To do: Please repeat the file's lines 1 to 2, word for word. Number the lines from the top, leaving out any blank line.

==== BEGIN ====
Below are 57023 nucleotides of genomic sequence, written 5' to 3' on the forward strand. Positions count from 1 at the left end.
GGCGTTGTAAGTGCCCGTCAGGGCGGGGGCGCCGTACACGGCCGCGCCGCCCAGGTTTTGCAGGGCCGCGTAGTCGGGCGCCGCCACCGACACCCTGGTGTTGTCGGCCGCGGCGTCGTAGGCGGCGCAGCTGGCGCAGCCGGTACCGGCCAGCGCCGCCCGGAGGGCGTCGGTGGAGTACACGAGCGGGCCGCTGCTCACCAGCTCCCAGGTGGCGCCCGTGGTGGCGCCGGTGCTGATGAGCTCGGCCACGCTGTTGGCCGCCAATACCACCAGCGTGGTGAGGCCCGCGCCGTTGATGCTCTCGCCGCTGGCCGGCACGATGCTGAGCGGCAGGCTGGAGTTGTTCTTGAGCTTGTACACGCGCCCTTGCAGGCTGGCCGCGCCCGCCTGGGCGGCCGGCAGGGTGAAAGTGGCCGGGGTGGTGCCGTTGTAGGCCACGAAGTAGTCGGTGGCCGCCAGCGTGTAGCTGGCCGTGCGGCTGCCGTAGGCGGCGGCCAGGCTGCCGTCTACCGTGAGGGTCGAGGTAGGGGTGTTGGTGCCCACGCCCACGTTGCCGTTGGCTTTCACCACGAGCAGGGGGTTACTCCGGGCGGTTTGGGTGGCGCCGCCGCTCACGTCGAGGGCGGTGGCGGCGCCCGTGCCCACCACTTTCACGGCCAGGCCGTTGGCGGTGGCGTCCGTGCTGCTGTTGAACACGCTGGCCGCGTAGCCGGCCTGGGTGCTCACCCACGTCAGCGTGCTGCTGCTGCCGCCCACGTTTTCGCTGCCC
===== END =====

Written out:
Below are 57023 nucleotides of genomic sequence, written 5' to 3' on the forward strand. Positions count from 1 at the left end.
GGCGTTGTAAGTGCCCGTCAGGGCGGGGGCGCCGTACACGGCCGCGCCGCCCAGGTTTTGCAGGGCCGCGTAGTCGGGCGCCGCCACCGACACCCTGGTGTTGTCGGCCGCGGCGTCGTAGGCGGCGCAGCTGGCGCAGCCGGTACCGGCCAGCGCCGCCCGGAGGGCGTCGGTGGAGTACACGAGCGGGCCGCTGCTCACCAGCTCCCAGGTGGCGCCCGTGGTGGCGCCGGTGCTGATGAGCTCGGCCACGCTGTTGGCCGCCAATACCACCAGCGTGGTGAGGCCCGCGCCGTTGATGCTCTCGCCGCTGGCCGGCACGATGCTGAGCGGCAGGCTGGAGTTGTTCTTGAGCTTGTACACGCGCCCTTGCAGGCTGGCCGCGCCCGCCTGGGCGGCCGGCAGGGTGAAAGTGGCCGGGGTGGTGCCGTTGTAGGCCACGAAGTAGTCGGTGGCCGCCAGCGTGTAGCTGGCCGTGCGGCTGCCGTAGGCGGCGGCCAGGCTGCCGTCTACCGTGAGGGTCGAGGTAGGGGTGTTGGTGCCCACGCCCACGTTGCCGTTGGCTTTCACCACGAGCAGGGGGTTACTCCGGGCGGTTTGGGTGGCGCCGCCGCTCACGTCGAGGGCGGTGGCGGCGCCCGTGCCCACCACTTTCACGGCCAGGCCGTTGGCGGTGGCGTCCGTGCTGCTGTTGAACACGCTGGCCGCGTAGCCGGCCTGGGTGCTCACCCACGTCAGCGTGCTGCTGCTGCCGCCCACGTTTTCGCTGCCC